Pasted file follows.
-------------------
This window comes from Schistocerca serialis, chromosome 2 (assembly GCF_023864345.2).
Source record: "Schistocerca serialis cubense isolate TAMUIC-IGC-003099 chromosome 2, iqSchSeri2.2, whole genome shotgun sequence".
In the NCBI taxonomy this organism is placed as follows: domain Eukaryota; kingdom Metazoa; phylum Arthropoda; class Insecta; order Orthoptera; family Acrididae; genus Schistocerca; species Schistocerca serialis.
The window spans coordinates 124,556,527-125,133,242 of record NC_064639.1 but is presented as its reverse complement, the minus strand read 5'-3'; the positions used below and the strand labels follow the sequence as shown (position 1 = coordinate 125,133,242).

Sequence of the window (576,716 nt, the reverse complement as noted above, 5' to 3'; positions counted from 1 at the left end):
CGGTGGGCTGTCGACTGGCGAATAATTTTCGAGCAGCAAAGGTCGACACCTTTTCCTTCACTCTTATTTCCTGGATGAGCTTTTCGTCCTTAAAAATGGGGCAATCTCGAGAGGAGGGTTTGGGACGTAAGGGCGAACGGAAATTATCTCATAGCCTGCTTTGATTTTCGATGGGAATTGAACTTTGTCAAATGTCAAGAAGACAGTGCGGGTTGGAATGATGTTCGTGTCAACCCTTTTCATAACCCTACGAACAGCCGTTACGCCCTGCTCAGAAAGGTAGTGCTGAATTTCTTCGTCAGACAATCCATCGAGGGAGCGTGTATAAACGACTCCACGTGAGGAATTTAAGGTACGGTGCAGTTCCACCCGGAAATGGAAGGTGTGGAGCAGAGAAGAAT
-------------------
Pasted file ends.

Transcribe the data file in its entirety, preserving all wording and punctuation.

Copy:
This window comes from Schistocerca serialis, chromosome 2 (assembly GCF_023864345.2).
Source record: "Schistocerca serialis cubense isolate TAMUIC-IGC-003099 chromosome 2, iqSchSeri2.2, whole genome shotgun sequence".
In the NCBI taxonomy this organism is placed as follows: domain Eukaryota; kingdom Metazoa; phylum Arthropoda; class Insecta; order Orthoptera; family Acrididae; genus Schistocerca; species Schistocerca serialis.
The window spans coordinates 124,556,527-125,133,242 of record NC_064639.1 but is presented as its reverse complement, the minus strand read 5'-3'; the positions used below and the strand labels follow the sequence as shown (position 1 = coordinate 125,133,242).

Sequence of the window (576,716 nt, the reverse complement as noted above, 5' to 3'; positions counted from 1 at the left end):
CGGTGGGCTGTCGACTGGCGAATAATTTTCGAGCAGCAAAGGTCGACACCTTTTCCTTCACTCTTATTTCCTGGATGAGCTTTTCGTCCTTAAAAATGGGGCAATCTCGAGAGGAGGGTTTGGGACGTAAGGGCGAACGGAAATTATCTCATAGCCTGCTTTGATTTTCGATGGGAATTGAACTTTGTCAAATGTCAAGAAGACAGTGCGGGTTGGAATGATGTTCGTGTCAACCCTTTTCATAACCCTACGAACAGCCGTTACGCCCTGCTCAGAAAGGTAGTGCTGAATTTCTTCGTCAGACAATCCATCGAGGGAGCGTGTATAAACGACTCCACGTGAGGAATTTAAGGTACGGTGCAGTTCCACCCGGAAATGGAAGGTGTGGAGCAGAGAAGAAT